Say you’re launching a new corporate social responsibility campaign. If you’re using a social listening tool, like Sprout, you can create a Brand Health Listening Topic to better understand how sentiment has trended around your brand over time. These insights can inform opportunities or risks in your campaign before you launch it broadly. 

A screenshot of Sprout's sentiment analysis feature, which provides an overview of how sentiment has trended over time.

Once the campaign is launched, you can monitor conversations around the campaign and your brand to see what’s resonating with your audience and what’s falling short. Referring to this information as you continue to improve your strategy can lead to better results in a shorter amount of time. 

2. Executive communications 

Your executive communications strategy can work wonders when it comes to reinforcing your brand story. But if it only accounts for speaking engagements and internal communications, you’re leaving a lot of opportunity on the table. 

To promote your company’s vision at scale, you need to get your executive leadership team on social. Coaching leaders as they develop their social presence can help your business in quite a few ways. First off, it can increase transparency between your company and valued stakeholders. In fact, 63% of people say CEOs who have their own social profiles are better representatives for their companies than those who do not. 

Ensuring that your leadership team understands the risk involved in posting unchecked content can also reduce the chance of an unfortunate social media faux pas. Remember: if a leader goes rogue on social, that creates more work for your team to clean up. 

How these accounts are managed can vary based on how comfortable your leadership team is with posting on social. If you’re working with a social-savvy CEO, they may be able to manage their profiles themselves with some strategic guidance. If they’re calling Twitter “tweeter,” you’ll need to be heavily involved in the process.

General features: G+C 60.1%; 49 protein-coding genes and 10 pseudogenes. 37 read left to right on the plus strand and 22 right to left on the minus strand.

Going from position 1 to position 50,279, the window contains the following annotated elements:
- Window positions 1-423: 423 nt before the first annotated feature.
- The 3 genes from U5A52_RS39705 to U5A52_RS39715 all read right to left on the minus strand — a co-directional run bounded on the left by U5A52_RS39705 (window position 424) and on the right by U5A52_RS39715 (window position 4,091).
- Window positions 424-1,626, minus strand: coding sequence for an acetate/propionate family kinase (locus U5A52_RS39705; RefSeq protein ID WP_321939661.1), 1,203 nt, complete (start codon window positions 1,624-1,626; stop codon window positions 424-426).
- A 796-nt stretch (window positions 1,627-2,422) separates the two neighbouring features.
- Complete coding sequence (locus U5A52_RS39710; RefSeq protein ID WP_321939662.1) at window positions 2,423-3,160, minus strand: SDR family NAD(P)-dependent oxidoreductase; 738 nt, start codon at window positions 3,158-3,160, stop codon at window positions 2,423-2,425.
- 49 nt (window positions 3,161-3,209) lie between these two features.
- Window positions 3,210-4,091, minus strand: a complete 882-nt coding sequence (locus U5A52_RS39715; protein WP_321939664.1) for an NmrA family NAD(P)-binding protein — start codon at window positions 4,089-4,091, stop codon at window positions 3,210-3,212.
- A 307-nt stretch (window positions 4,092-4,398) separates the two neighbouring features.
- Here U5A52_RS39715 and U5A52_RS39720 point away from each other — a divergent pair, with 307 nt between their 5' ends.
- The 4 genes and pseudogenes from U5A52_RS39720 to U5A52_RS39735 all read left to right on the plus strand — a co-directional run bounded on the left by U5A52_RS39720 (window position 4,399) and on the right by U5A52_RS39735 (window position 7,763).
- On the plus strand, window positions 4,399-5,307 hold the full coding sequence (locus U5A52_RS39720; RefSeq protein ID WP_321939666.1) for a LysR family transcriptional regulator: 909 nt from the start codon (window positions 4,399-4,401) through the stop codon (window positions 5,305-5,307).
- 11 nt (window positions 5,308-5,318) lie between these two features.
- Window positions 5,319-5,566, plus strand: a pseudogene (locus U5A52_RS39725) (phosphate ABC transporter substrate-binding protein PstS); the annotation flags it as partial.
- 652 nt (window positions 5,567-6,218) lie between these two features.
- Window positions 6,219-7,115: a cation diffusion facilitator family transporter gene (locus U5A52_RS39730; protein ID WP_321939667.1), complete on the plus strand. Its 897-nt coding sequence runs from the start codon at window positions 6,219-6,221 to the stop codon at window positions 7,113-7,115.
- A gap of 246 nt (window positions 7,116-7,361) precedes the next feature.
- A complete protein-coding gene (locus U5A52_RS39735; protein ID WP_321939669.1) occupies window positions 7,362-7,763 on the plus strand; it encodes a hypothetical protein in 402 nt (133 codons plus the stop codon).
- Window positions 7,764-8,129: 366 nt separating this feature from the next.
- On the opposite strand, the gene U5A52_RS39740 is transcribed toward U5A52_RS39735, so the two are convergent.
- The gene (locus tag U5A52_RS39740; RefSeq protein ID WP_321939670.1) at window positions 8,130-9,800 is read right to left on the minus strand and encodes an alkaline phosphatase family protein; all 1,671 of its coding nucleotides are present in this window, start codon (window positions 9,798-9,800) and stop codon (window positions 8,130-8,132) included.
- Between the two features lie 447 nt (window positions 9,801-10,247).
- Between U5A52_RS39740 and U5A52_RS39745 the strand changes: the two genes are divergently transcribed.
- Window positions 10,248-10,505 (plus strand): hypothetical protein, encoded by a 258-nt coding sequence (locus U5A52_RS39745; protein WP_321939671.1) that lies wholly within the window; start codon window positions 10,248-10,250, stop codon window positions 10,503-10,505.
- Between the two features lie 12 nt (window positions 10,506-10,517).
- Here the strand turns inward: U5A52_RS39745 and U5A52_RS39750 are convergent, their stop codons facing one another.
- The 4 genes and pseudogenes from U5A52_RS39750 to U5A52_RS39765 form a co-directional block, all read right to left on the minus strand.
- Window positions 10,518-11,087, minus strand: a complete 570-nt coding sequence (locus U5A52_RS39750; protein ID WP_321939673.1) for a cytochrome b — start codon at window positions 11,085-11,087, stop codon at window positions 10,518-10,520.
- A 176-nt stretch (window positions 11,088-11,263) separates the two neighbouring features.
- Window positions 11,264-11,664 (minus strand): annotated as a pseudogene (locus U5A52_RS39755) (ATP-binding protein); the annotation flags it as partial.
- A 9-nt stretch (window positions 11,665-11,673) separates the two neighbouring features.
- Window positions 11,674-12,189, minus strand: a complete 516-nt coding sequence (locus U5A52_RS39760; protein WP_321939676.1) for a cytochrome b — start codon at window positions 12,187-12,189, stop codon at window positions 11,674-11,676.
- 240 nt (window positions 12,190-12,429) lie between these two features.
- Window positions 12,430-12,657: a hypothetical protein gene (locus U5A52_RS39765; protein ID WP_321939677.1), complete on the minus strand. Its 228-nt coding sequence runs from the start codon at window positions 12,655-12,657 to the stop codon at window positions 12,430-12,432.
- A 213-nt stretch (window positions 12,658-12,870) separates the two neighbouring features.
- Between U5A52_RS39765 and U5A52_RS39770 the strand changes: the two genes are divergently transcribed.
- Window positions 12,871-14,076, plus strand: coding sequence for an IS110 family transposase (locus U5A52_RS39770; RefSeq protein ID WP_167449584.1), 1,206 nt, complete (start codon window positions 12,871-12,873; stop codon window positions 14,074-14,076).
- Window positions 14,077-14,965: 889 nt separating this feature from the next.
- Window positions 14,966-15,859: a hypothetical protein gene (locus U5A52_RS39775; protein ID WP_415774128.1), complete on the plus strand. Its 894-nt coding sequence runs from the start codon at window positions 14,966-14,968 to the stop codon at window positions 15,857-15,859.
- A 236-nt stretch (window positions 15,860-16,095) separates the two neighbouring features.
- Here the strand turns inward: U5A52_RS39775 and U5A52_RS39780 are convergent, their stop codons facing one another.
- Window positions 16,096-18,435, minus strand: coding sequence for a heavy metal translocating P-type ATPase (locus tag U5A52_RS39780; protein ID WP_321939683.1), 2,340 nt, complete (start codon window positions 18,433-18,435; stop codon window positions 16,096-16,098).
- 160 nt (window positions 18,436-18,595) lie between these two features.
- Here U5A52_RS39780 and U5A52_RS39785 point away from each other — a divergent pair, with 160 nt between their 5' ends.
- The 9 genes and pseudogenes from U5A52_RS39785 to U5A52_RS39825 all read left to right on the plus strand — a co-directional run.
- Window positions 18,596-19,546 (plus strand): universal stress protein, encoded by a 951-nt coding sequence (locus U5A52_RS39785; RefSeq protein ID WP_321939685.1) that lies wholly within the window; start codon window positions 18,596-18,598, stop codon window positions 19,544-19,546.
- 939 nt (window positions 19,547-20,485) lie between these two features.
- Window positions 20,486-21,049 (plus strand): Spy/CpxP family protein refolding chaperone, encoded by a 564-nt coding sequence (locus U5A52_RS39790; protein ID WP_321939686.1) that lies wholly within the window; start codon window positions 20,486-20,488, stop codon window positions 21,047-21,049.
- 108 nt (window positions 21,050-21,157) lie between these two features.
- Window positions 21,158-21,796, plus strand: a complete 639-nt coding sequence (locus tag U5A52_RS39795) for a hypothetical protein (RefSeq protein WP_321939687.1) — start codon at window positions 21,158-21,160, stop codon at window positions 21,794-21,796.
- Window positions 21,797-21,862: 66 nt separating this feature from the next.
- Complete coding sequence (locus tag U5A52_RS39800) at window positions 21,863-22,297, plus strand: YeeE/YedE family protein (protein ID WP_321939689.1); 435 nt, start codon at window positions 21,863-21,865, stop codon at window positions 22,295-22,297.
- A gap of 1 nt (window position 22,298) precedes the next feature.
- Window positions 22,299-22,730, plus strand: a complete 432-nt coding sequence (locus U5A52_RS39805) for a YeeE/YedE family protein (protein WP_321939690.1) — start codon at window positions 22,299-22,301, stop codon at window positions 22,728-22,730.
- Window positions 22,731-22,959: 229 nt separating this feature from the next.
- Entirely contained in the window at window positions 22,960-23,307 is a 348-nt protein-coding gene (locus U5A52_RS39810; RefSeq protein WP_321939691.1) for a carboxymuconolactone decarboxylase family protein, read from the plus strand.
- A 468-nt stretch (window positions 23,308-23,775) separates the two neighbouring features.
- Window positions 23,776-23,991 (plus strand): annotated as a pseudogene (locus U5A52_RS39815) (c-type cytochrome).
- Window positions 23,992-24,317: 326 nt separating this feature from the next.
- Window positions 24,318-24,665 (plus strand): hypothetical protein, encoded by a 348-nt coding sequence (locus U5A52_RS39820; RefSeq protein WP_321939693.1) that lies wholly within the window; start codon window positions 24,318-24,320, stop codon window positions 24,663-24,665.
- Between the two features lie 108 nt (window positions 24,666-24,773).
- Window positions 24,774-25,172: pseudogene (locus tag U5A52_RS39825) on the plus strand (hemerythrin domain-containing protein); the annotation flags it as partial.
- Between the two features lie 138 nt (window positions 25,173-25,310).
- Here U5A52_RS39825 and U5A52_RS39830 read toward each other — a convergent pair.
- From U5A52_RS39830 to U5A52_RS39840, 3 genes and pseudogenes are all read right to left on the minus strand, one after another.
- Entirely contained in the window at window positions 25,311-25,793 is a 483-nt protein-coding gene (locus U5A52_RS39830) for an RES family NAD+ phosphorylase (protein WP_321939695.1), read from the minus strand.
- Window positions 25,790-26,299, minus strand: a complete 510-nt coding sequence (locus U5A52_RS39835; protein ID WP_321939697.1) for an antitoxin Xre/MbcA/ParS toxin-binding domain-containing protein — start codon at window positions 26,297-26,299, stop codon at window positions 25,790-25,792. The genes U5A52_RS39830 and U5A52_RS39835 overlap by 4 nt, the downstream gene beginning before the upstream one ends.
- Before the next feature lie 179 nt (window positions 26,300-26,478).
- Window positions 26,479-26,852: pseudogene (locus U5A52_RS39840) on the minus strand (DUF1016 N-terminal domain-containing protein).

Enhancing your existing corporate communications skills with an understanding of social media management can make this process much easier. This can be done through independent research or ongoing collaboration with your social media team. Also, don’t be afraid to look to other business leaders for inspiration. Some notable CEOs on social include:

3. Investor relations

Social media can move markets. Just ask GameStop

Early in 2021, a thread on the popular subreddit r/WallStreetBets caused the GameStop (GME) stock to skyrocket by over 7,200%. The conversation spread from Reddit to Twitter, YouTube and beyond. If you map the volume of social conversations alongside this sudden price fluctuation, the correlation is near perfect. 

A graph comparing the GME closing price to the volume of GME related Twitter messages from December 1, 2020 to January 27, 2021.

Social gives consumers the power to mobilize en masse—which can radically impact market behavior. Missing out on these conversations can create a risky blind spot for public companies. Social listening can help you stay on top of investor perception and potential crises, but to truly cover all your bases, you need to be ready to join the conversation. 

Creating an investor relations-specific social presence can help your brand engage more proactively with business audiences like investors, analysts, and market and finance reporters. These accounts can be used to post earnings information, company announcements, investor-related events and media interviews with your executive team. 

4. Employer brand

Employer brand management has always been an essential corporate communications skill, but now it’s having its moment in the spotlight. As the Great Resignation evolves into a new workforce normal, employee recruitment and retention will be a priority across industries.